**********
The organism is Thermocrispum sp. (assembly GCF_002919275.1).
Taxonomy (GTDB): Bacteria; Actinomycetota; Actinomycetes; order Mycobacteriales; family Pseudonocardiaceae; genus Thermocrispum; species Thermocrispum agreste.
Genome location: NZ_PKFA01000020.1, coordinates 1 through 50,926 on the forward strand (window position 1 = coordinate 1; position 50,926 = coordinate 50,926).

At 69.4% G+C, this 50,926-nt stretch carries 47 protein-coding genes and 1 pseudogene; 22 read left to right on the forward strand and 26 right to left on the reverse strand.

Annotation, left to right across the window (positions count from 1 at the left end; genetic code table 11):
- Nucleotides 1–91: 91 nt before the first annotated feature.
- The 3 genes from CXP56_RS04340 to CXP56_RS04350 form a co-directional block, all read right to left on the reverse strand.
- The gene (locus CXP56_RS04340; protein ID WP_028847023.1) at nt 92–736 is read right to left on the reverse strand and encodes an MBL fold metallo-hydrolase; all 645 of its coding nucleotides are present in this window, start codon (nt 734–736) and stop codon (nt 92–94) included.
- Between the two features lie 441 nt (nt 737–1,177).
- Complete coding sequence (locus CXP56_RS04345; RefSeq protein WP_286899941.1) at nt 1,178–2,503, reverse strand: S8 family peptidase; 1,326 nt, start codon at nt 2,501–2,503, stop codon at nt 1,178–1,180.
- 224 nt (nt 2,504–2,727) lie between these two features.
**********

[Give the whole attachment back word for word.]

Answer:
The organism is Thermocrispum sp. (assembly GCF_002919275.1).
Taxonomy (GTDB): Bacteria; Actinomycetota; Actinomycetes; order Mycobacteriales; family Pseudonocardiaceae; genus Thermocrispum; species Thermocrispum agreste.
Genome location: NZ_PKFA01000020.1, coordinates 1 through 50,926 on the forward strand (window position 1 = coordinate 1; position 50,926 = coordinate 50,926).

At 69.4% G+C, this 50,926-nt stretch carries 47 protein-coding genes and 1 pseudogene; 22 read left to right on the forward strand and 26 right to left on the reverse strand.

Annotation, left to right across the window (positions count from 1 at the left end; genetic code table 11):
- Nucleotides 1–91: 91 nt before the first annotated feature.
- The 3 genes from CXP56_RS04340 to CXP56_RS04350 form a co-directional block, all read right to left on the reverse strand.
- The gene (locus CXP56_RS04340; protein ID WP_028847023.1) at nt 92–736 is read right to left on the reverse strand and encodes an MBL fold metallo-hydrolase; all 645 of its coding nucleotides are present in this window, start codon (nt 734–736) and stop codon (nt 92–94) included.
- Between the two features lie 441 nt (nt 737–1,177).
- Complete coding sequence (locus CXP56_RS04345; RefSeq protein WP_286899941.1) at nt 1,178–2,503, reverse strand: S8 family peptidase; 1,326 nt, start codon at nt 2,501–2,503, stop codon at nt 1,178–1,180.
- 224 nt (nt 2,504–2,727) lie between these two features.